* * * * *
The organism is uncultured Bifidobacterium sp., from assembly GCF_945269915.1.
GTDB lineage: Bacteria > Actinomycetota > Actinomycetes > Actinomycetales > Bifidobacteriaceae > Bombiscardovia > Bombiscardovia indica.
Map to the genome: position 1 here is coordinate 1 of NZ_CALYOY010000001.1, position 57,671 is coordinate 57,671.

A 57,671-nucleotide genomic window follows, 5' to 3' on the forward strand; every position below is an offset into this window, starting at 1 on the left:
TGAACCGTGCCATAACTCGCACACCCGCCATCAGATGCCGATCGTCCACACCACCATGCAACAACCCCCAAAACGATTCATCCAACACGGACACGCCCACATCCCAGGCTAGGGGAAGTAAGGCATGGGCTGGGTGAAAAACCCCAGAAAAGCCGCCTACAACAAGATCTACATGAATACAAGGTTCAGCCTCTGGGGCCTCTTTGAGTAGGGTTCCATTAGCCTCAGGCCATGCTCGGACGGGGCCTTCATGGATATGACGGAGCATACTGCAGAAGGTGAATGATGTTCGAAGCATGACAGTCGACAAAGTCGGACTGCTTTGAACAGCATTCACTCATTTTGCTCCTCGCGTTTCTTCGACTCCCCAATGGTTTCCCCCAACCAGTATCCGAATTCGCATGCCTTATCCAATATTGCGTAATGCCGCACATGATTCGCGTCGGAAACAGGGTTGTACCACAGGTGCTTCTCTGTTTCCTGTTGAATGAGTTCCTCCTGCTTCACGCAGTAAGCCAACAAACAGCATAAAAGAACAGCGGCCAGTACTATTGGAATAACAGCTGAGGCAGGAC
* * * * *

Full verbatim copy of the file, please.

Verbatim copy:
The organism is uncultured Bifidobacterium sp., from assembly GCF_945269915.1.
GTDB lineage: Bacteria > Actinomycetota > Actinomycetes > Actinomycetales > Bifidobacteriaceae > Bombiscardovia > Bombiscardovia indica.
Map to the genome: position 1 here is coordinate 1 of NZ_CALYOY010000001.1, position 57,671 is coordinate 57,671.

A 57,671-nucleotide genomic window follows, 5' to 3' on the forward strand; every position below is an offset into this window, starting at 1 on the left:
TGAACCGTGCCATAACTCGCACACCCGCCATCAGATGCCGATCGTCCACACCACCATGCAACAACCCCCAAAACGATTCATCCAACACGGACACGCCCACATCCCAGGCTAGGGGAAGTAAGGCATGGGCTGGGTGAAAAACCCCAGAAAAGCCGCCTACAACAAGATCTACATGAATACAAGGTTCAGCCTCTGGGGCCTCTTTGAGTAGGGTTCCATTAGCCTCAGGCCATGCTCGGACGGGGCCTTCATGGATATGACGGAGCATACTGCAGAAGGTGAATGATGTTCGAAGCATGACAGTCGACAAAGTCGGACTGCTTTGAACAGCATTCACTCATTTTGCTCCTCGCGTTTCTTCGACTCCCCAATGGTTTCCCCCAACCAGTATCCGAATTCGCATGCCTTATCCAATATTGCGTAATGCCGCACATGATTCGCGTCGGAAACAGGGTTGTACCACAGGTGCTTCTCTGTTTCCTGTTGAATGAGTTCCTCCTGCTTCACGCAGTAAGCCAACAAACAGCATAAAAGAACAGCGGCCAGTACTATTGGAATAACAGCTGAGGCAGGAC